Beyond the council entrance to the chamber was a hall lined with the governors’ private studies. Streaks of glass decorating driftwood pillars in the walls caught the light, refracting a dappled rainbow across the corridor.
Xander, weed-scrolls under each arm, left his office long after the hum from the audience chamber had thinned out. Crane was in the hallway, admiring the sandmasonry. He said a distracted hello.
“Something on your mind, High Governor?” Xander laid his scrolls down.
“No need to be so stiff.” Crane put a claw on Xander’s shoulder. “You sound like your father. It was years before I could get him to stop calling me ‘my lord.’”
While Xander tried to figure out whether to laugh, Crane inclined his head toward the high-terrace exit. “Will you walk with me?”
The two governors emerged in the rooftop coral garden, with the Eye spread out before them. The view never failed to give Xander pause. The Whites were far enough away to appreciate their architecture without having to smell it, and the gardens and channels of the Iris sparkled in the sun. He could see convoys hauling cargo in the desert, smaller than centipedes. The Star Moon was rising opposite the eastern sunset, as though the whole celestial sphere were glorifying the Eye.
Crane bent to examine a bed of aqua-colored coral. “Xander, I am troubled by a voice.”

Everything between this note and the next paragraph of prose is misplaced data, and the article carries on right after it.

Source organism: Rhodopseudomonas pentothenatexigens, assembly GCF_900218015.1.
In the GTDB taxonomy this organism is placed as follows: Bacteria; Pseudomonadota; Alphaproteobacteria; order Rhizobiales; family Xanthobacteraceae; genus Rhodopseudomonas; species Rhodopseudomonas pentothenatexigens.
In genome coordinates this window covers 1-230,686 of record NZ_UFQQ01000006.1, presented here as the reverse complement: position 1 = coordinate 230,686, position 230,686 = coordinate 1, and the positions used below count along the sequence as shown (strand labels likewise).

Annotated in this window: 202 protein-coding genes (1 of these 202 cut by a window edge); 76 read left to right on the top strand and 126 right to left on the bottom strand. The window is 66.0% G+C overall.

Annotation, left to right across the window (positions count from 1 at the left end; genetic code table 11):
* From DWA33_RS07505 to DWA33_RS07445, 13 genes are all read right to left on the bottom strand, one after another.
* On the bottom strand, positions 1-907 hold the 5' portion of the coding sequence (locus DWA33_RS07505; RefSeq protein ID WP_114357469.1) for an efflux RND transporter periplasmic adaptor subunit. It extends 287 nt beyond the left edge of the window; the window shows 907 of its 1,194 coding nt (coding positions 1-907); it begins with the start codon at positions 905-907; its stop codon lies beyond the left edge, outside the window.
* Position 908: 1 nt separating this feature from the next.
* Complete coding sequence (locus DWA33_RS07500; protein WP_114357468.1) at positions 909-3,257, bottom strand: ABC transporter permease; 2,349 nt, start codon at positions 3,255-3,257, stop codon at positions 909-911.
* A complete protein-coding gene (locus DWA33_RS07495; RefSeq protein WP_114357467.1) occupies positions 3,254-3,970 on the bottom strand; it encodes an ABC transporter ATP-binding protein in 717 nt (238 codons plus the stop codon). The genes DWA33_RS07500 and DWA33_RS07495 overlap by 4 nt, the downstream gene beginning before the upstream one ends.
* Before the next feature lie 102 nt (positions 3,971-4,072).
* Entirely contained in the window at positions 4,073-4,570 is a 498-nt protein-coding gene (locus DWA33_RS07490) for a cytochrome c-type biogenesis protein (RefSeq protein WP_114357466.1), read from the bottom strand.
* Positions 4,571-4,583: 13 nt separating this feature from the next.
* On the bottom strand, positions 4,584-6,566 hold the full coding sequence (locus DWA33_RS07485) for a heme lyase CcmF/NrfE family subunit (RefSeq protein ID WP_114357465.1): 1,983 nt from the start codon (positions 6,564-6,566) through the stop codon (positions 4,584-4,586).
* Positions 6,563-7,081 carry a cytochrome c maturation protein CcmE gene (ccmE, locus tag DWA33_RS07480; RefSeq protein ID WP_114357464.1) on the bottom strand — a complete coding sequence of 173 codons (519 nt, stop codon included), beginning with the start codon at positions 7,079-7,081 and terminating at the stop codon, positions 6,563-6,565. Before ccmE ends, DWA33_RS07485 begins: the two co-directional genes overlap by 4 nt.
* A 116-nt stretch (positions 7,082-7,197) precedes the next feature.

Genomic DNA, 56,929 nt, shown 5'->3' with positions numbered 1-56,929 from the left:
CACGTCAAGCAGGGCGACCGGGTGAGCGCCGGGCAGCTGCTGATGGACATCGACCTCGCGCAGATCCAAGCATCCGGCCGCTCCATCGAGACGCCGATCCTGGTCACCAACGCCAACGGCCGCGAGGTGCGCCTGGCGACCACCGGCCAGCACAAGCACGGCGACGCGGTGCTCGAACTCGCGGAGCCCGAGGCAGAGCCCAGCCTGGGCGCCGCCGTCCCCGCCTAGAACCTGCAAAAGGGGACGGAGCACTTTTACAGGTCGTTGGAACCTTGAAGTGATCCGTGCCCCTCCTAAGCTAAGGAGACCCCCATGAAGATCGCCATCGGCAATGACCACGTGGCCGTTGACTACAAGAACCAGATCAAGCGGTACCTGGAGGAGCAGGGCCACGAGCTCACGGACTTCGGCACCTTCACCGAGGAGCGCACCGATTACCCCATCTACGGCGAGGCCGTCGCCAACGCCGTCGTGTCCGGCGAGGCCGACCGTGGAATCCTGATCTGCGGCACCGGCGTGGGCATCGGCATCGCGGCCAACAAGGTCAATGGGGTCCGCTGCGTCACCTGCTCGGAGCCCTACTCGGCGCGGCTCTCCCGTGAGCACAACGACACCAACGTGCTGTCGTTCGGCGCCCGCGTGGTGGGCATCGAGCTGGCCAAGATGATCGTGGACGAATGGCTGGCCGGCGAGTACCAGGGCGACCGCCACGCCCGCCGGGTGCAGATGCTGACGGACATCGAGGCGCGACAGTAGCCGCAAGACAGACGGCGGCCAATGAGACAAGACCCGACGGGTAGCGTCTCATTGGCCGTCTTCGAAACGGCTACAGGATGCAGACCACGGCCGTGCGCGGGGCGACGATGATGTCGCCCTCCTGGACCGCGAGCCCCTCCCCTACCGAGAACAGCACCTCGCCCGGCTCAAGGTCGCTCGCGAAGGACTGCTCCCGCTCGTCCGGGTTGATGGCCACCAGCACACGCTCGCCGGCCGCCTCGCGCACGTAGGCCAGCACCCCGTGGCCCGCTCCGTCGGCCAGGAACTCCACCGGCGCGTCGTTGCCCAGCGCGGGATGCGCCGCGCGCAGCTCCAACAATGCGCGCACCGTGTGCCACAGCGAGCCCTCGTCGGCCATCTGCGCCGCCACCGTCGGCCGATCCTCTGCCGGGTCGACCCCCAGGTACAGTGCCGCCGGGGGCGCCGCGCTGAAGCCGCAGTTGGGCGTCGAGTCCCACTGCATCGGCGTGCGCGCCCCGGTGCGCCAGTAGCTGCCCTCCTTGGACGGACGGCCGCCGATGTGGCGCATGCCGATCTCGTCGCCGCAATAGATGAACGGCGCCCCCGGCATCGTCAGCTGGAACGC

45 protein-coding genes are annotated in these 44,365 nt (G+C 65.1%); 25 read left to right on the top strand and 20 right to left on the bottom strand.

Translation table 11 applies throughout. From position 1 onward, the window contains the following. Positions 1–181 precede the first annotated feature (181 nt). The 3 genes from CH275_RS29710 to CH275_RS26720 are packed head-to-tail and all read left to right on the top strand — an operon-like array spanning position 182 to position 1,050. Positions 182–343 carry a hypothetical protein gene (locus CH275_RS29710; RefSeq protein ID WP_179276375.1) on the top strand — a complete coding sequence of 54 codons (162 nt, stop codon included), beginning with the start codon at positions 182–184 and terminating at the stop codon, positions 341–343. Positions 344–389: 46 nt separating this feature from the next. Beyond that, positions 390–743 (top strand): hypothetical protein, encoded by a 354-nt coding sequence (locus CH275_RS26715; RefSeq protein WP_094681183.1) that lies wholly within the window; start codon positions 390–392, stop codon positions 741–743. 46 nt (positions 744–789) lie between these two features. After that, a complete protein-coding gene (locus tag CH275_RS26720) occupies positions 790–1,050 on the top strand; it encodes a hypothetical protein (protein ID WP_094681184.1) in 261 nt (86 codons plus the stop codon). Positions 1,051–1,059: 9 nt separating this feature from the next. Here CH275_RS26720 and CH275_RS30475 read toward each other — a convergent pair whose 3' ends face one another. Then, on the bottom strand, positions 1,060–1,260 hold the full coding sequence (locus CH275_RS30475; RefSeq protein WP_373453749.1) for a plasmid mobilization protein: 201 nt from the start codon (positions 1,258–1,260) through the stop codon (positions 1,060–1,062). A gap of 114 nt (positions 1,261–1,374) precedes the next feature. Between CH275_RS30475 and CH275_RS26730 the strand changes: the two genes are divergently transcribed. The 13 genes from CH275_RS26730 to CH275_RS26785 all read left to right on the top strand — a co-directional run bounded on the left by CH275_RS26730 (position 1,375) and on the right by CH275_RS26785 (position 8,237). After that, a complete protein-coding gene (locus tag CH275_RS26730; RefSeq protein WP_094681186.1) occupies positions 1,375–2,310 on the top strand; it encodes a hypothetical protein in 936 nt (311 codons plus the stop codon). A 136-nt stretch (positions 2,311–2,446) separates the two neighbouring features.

“A shrimp you’d like removed?”
“No. The voice of that final speaker, Staever.”
“Was there something distinctive about it?” Xander asked. “I can’t tell those Whites folk apart. There are so many, and they all want the same things.”
“You’ve got to observe them more closely. It’s the individuals that are dangerous.” Crane moved on to the next bed. “Just now, in my office, I heard a testimony from the captain of a small glass-hauler.”
“One of ours?”
“One of mine.” All the governors employed private glass ships. “The captain had a hole in his shell, a recent injury. I summoned him to audience to give me his version of what transpired on the highway. By a lucky coincidence, he arrived at the same time as the lobster who robbed him, a lobster with a voice he recognized.”
Cold rage rose in Xander as the implications slid into place. “Do you mean to tell me this council heard a petition from a common thief?”
“Not at all. He’d need to be an uncommon thief to ambush this hauler. The guards were armed to the teeth with red clay, and this captain was a brawler himself. I recruited him from the arena dungeons personally.” Crane moved in close and dropped his voice. “Staever showed his face in the chamber two hightides after hijacking my hauler. He has brazen seditious intent. Worse, he has talent.”
A gust of wind stirred the beds of kelp, and the coral glowed brighter as dusk fell over them. A smile spread slowly across Xander’s face. “I’ll need a few days’ leave. And for the Guard to declare another crusade against corruption in the Whites.”
Crane clapped Xander on the back. “With you around, Xander, I never worry about the future of this council.” He turned away from the balcony. “Staever doesn’t fear us. Convince him to. I don’t want to hear from him again.”
“High Governor. Graphus was quiet during Staever’s petition. You don’t think…?”
“Say what you mean, Xander.” Crane chuckled. “You’ll find nothing but sympathy here.”
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